The radicalization of the Republican Party is not at an end, but may only be entering a new phase. Loss of the Congress in 2006 is not accepted as reproach. Quite the opposite, it is understood by the Republican right as the result of lack of will and nerve, failure of ideological purity, errant immorality by members of Congress, betrayal by the media, and by moderates within their own party. They may never recover from the election of 2004, when they believed their agenda received majority support and they ecstatically thought they were the “Right Nation.”

Herbert Hoover did not transform his party but became its avatar through failure. By contrast, Bush has remade the Republican Party, turning it into a minority party as a consequence of his radicalism. Bush’s discredited Republicanism has further provoked the radicalization of its base where religious right and nativist elements are increasingly dominant. The party is in the grip of an intolerant identity politics — white male semi-rural fundamentalist Protestant — that seems only to alienate women, suburbanites, Hispanics, and young people. By the end of his presidency, Bush had achieved the long conservative ambition of remaking the Republican Party without an Eastern moderate wing. Once a national coalition, embracing New York and California, Alabama and Illinois, the Republican Party has retreated into the Deep South and Rocky Mountains.


But the Democrats have not yet solidified a new coalition. They may be on the eve of becoming a majority national party for the first time in their history without conservative Southerners at their core. But they may still snatch defeat from the jaws of victory, mesmerized by grandiose delusions as if the past were weightless. Just as the Republican collapse under Bush has given the Democrats an unprecedented opening, the Democrats may still find a way to reinvent the Republicans. Even if they win the presidency, the Democrats can only consolidate their future coalition through skillful and successful governing. Only then they will be the sun. In Bush’s final days, a new era has not yet dawned, but an old one is setting.

In other words, Rove managed to suppress America’s gag reflex just enough to keep the Bush and Republican toxins in our system for an extra four years, and now everyone is far more sick of Republicans than they would have if Bush and the Republican majority had gone away like they should have in 2004.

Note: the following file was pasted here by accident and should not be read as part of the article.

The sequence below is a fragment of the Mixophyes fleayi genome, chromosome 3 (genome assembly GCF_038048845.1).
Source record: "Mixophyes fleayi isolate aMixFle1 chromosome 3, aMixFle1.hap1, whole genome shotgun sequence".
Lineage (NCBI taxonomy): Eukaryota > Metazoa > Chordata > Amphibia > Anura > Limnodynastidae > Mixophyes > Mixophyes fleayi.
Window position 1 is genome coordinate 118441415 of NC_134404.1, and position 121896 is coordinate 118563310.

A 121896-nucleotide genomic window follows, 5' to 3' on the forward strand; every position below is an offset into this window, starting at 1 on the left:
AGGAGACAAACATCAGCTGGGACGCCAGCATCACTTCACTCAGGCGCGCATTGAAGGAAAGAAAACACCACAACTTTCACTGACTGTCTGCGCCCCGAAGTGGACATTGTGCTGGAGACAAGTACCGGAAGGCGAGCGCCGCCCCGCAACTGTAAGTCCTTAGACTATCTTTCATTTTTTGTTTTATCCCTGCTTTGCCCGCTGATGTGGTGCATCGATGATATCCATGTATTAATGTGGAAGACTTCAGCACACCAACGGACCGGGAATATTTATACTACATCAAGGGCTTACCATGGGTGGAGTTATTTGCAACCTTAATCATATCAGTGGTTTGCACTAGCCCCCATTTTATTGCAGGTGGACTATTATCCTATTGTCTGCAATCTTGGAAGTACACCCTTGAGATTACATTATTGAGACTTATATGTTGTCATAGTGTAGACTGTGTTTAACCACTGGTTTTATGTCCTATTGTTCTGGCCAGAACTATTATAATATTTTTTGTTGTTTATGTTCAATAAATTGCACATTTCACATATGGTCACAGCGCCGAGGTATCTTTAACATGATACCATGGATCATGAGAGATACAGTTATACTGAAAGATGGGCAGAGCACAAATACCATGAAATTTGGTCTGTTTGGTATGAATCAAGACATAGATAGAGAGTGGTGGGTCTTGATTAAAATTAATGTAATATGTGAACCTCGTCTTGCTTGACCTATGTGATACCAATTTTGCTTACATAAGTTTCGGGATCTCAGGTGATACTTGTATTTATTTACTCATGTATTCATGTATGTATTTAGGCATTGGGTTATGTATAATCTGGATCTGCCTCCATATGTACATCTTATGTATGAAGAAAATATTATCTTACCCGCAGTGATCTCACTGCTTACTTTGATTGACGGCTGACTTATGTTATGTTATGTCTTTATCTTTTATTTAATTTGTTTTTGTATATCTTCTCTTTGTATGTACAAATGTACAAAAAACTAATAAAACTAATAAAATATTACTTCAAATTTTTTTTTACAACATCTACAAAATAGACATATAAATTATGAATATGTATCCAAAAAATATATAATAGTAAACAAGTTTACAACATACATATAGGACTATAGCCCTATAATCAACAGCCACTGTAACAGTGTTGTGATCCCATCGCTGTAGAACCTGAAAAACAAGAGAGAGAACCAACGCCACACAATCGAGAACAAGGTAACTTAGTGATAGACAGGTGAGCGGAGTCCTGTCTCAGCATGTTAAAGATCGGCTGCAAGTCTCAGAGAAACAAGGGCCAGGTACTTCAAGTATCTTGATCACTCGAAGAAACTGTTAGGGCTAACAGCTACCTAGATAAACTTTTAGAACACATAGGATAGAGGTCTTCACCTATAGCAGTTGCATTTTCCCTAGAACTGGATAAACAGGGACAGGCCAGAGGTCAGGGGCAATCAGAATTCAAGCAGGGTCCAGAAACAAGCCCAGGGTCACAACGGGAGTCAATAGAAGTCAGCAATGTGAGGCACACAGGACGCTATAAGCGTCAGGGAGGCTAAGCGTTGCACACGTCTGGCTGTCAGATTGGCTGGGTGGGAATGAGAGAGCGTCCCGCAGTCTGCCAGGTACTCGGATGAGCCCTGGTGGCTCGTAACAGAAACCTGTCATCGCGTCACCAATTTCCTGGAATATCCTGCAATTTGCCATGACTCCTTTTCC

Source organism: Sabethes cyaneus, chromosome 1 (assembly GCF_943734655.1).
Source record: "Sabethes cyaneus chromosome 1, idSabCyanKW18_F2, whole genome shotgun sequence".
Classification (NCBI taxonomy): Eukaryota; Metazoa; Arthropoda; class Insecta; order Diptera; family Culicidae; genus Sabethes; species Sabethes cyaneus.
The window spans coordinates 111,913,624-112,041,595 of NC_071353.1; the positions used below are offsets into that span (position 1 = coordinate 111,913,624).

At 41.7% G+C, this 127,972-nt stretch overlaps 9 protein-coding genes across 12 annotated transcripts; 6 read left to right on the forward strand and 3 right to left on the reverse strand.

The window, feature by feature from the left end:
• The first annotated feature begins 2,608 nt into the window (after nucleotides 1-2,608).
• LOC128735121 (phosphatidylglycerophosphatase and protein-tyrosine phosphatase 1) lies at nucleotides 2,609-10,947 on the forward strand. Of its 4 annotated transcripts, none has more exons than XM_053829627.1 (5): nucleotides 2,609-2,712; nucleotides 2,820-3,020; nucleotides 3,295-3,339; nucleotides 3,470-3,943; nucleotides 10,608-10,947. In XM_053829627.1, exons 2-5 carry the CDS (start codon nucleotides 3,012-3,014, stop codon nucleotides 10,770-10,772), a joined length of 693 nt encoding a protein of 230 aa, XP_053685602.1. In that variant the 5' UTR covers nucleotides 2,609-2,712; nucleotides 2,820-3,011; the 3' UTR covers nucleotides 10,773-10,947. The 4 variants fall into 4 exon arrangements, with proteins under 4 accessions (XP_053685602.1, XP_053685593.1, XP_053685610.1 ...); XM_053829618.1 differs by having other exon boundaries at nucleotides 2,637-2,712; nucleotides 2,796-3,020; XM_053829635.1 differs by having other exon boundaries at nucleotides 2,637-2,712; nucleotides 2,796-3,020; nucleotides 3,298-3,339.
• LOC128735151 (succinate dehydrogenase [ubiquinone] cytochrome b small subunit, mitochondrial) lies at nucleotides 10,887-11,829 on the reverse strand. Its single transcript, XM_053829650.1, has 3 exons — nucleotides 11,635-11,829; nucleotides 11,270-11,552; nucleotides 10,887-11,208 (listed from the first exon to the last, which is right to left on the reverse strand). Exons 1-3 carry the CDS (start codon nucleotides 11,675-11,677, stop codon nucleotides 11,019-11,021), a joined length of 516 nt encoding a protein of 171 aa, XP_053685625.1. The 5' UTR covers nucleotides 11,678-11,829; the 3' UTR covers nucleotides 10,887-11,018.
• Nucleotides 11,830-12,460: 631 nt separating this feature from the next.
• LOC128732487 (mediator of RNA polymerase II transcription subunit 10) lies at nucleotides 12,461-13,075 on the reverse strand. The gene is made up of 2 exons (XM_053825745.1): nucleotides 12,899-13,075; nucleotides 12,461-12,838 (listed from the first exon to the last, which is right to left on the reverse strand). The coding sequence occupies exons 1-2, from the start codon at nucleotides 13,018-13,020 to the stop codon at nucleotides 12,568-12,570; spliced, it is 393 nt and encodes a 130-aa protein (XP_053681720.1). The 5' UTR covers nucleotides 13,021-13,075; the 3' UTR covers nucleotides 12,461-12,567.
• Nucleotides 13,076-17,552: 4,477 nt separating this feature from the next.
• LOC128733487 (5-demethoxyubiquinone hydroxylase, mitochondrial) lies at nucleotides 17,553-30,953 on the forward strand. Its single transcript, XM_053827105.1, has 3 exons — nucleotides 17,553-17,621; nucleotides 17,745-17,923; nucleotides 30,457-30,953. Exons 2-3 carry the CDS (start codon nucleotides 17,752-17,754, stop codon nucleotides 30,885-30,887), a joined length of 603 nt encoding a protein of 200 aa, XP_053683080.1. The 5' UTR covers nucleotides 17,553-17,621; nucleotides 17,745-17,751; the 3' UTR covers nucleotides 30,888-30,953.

I think there’s something to that, but the question is whether the Democrats can capitalize on it – especially after doing so little to oppose the Bush agenda, even after they assumed the majority in 2006.  I have to admit to being amused by Blumenthal’s worry that the Democrats might blow it by becoming “mesmerized by grand delusions” – if there’s one thing the post-2000 Democrats have not been guilty of, it’s overreach.  It’s underreach that I’m worried about – that even with control of Congress and the White House, the Democrats will be too timid and cautious to effectively roll back and repair all the damage BushCo. has done.

In which case they’ll hand power right back to the Republicans, who will probably have retooled and reinvented themselves by then. I mean, who would have thought that we would have a Republican president just 6 years after Watergate?  The Republicans are more resilient than cockroaches.

Entry Filed under: Bush,Constitution,Corruption/Cronyism,Iraq,Politics,Republicans


  • 1. Cujo359  |  April 24th, 2008 at 4:33 pm

    but the question is whether the Democrats can capitalize on it

    I assume that’s a rhetorical question – of course they won’t. Too few of them want to. We need better people in Congress, no matter which party they belong to.

    Of course, given the choices available, I’d prefer they were Democrats. It’s really not such a strong preference these days, though.

  • 2. PoliShifter  |  April 24th, 2008 at 5:38 pm

    I don’t know…They seem to be rallying around The Straight Liar just fine. He’s pandered enough to the right wing evangelicals and pro-fetus crowd. He’s locked up the Bomb Iran Hate ALL Brown Muslim crowd.

    He has the racists and white supremacists in the bag.

    The only vote he lacks perhaps are the hate-immigrants crowd who still pound The Straight Liar for his amnesty bill.

    But McCain with his ‘strong military and national defense’ stance will likely win them over as well.